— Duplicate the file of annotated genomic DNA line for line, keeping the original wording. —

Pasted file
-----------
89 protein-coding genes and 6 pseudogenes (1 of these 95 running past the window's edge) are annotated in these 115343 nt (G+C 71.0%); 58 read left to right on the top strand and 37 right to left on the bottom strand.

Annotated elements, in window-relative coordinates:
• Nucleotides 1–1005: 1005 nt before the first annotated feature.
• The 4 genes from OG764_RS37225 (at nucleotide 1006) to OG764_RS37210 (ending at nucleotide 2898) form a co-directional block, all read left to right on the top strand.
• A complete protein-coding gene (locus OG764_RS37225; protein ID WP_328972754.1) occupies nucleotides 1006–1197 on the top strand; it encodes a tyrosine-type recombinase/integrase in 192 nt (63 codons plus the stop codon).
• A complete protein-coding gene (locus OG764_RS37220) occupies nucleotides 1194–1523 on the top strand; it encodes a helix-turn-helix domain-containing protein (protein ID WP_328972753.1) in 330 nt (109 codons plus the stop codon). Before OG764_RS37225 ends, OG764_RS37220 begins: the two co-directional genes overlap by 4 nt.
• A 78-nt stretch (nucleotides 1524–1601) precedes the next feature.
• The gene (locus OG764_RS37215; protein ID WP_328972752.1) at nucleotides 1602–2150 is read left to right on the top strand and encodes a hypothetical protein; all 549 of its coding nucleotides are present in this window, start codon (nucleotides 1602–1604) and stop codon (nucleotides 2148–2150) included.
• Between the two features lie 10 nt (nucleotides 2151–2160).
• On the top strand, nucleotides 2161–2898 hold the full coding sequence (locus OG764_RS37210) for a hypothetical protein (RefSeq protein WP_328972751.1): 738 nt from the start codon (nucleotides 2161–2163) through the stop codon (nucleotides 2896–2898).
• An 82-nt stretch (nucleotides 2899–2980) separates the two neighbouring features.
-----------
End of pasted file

89 protein-coding genes and 6 pseudogenes (1 of these 95 running past the window's edge) are annotated in these 115343 nt (G+C 71.0%); 58 read left to right on the top strand and 37 right to left on the bottom strand.

Annotated elements, in window-relative coordinates:
• Nucleotides 1–1005: 1005 nt before the first annotated feature.
• The 4 genes from OG764_RS37225 (at nucleotide 1006) to OG764_RS37210 (ending at nucleotide 2898) form a co-directional block, all read left to right on the top strand.
• A complete protein-coding gene (locus OG764_RS37225; protein ID WP_328972754.1) occupies nucleotides 1006–1197 on the top strand; it encodes a tyrosine-type recombinase/integrase in 192 nt (63 codons plus the stop codon).
• A complete protein-coding gene (locus OG764_RS37220) occupies nucleotides 1194–1523 on the top strand; it encodes a helix-turn-helix domain-containing protein (protein ID WP_328972753.1) in 330 nt (109 codons plus the stop codon). Before OG764_RS37225 ends, OG764_RS37220 begins: the two co-directional genes overlap by 4 nt.
• A 78-nt stretch (nucleotides 1524–1601) precedes the next feature.
• The gene (locus OG764_RS37215; protein ID WP_328972752.1) at nucleotides 1602–2150 is read left to right on the top strand and encodes a hypothetical protein; all 549 of its coding nucleotides are present in this window, start codon (nucleotides 1602–1604) and stop codon (nucleotides 2148–2150) included.
• Between the two features lie 10 nt (nucleotides 2151–2160).
• On the top strand, nucleotides 2161–2898 hold the full coding sequence (locus OG764_RS37210) for a hypothetical protein (RefSeq protein WP_328972751.1): 738 nt from the start codon (nucleotides 2161–2163) through the stop codon (nucleotides 2896–2898).
• An 82-nt stretch (nucleotides 2899–2980) separates the two neighbouring features.